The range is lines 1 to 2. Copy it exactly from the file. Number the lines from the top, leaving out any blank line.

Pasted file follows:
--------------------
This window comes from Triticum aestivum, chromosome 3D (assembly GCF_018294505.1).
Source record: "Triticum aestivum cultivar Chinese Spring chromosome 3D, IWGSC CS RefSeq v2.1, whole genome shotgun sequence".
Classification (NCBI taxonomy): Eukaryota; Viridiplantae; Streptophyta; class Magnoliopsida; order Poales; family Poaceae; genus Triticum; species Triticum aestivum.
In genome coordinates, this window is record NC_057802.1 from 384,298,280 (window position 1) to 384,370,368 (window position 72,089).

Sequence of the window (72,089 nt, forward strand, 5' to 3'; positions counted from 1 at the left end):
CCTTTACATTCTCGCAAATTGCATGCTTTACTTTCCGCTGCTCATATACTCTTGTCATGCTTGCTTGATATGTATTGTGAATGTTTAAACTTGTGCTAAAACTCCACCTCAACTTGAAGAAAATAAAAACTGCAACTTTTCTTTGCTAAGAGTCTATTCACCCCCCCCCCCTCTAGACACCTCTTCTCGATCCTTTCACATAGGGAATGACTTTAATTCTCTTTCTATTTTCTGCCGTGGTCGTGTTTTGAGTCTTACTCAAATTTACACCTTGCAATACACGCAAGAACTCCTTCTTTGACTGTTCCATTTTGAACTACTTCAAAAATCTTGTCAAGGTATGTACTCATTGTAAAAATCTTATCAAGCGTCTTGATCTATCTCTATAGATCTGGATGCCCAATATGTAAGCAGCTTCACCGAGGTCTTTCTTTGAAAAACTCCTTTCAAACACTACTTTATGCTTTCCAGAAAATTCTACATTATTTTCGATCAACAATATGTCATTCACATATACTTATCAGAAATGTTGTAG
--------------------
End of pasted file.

This window comes from Triticum aestivum, chromosome 3D (assembly GCF_018294505.1).
Source record: "Triticum aestivum cultivar Chinese Spring chromosome 3D, IWGSC CS RefSeq v2.1, whole genome shotgun sequence".